Monday 24 June, 2024

Unplanned obsolescence

A lovingly cared-for Harley seen in a French village the other day. En passant, isn’t it amazing how humans tamed the internal combustion engine so that we could ride around comfortably while being propelled by a controlled series of explosions?

Quote of the Day

“I may have my faults, but being wrong ain’t one of them”

  • Jimmy Hoffa

Musical alternative to the morning’s radio news

Louis Armstrong with Dave Brubeck | Summer Song


Long Read of the Day

 “Bits of the Mind’s String”

Lovely essay by Julian Simpson on what you can learn about yourself from keeping a notebook.

I know where I was when I wrote that note because the time and place is scrawled at the top of the page. But the note itself evokes context. I remember writing it, and what else was happening at the time, in a way that I rarely do when I type something. Physical media drops anchors in time. The act of writing with pen on paper snapshots the moment itself.

In her essay “On Keeping A Notebook”, Joan Didion refers to “bits of the mind’s string”. These are pieces of who we are set down on a page and back-linked, to borrow terminology from the notebook’s digital cousin, to a vivid snatch of life experience.

I have been actively keeping notebooks for many years now…

If you’re a notebook-keeper (as I am) this will resonate with you.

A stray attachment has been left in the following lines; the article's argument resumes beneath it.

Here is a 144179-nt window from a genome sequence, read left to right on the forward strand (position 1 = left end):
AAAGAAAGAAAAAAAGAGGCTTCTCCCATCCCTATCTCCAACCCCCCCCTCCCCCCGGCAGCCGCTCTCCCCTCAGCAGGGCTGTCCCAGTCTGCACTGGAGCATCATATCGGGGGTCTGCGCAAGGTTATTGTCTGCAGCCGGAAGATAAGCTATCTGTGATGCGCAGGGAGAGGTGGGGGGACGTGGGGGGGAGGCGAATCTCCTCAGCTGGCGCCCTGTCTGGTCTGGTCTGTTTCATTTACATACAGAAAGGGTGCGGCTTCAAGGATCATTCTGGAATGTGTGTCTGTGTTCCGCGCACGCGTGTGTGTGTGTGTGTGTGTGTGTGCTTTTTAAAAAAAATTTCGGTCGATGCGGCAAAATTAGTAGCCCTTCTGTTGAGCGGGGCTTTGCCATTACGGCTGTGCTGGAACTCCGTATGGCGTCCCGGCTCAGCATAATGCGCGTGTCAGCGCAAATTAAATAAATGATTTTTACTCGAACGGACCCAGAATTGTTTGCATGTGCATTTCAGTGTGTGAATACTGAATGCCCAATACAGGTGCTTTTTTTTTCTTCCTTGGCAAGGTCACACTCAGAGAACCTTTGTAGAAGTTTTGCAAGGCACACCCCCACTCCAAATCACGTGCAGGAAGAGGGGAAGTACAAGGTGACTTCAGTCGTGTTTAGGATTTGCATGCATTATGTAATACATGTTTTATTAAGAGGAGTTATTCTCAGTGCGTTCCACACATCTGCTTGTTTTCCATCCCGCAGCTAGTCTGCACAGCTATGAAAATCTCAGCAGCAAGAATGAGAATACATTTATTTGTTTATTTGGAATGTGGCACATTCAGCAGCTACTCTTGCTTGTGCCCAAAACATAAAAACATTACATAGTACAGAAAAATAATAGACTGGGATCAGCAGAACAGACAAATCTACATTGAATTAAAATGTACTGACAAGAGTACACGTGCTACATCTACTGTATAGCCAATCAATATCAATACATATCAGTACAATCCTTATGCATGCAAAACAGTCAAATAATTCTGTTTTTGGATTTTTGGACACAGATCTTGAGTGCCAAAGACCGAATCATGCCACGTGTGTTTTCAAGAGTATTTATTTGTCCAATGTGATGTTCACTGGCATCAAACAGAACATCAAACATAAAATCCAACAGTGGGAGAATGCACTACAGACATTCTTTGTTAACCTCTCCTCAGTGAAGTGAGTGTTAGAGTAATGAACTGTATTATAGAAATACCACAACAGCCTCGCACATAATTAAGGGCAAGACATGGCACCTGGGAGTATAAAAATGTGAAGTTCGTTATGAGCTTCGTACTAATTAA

Books, etc.

What are laughingly called my working days are currently occupied by a project to which I’ve assigned the shorthand label HWGH (‘How We Got Here’). It’s about how liberal democracies got into the mess they are now in, and it’s a long story. It begins with the shock of the Second World War, and so I took Tony Judt’s magisterial tome away to read while we’re in France, because he starts with an extraordinarily vivid account of the devastation wrought by the war.

It was devastation on a scale I had never really understood. Over 36 million Europeans died in the war, numbers that dwarf the casualties of WW1, mostly because WW2 was primarily a civilian experience. It was, writes Judt, “a war of occupation, of repression, of exploitation and of extermination, in which soldiers, storm-troopers and policemen disposed of the daily lives and very existence of tens of millions of imprisoned peoples”.

It was a war in which. “the full force of the modern European state was mobilised for the first time, for the prime purpose of conquering other Europeans”. Nazi Germany fought it

“with significant help from the ransacked economies of its victims. … Norway, the Netherlands, Belgium, Bohemia-Moravia and, especially, France made significant involuntary contributions to the German war effort. Their mines, factories, farms and railways were directed to serving German requirements and their populations were obliged to work at German war production: at first in their own countries, later on in Germany itself. In September 1944 there were 7,487,000 foreigners in Germany, most of them there against their will, and they constituted 21 per cent of the country’s labour force”.

There was savagery everywhere. The Germans captured 5.5 million Soviet soldiers in the course of the war, most of them in the first seven months of Hitler’s invasion of Russia. Of these, 3.3 million died “from starvation, exposure and mistreatment in German camps”. And when the Soviet armies began to arrive in the West, retaliation began. For example, 87,000 women were raped by Soviet soldiers in the three weeks following the Red army’s arrival in Vienna.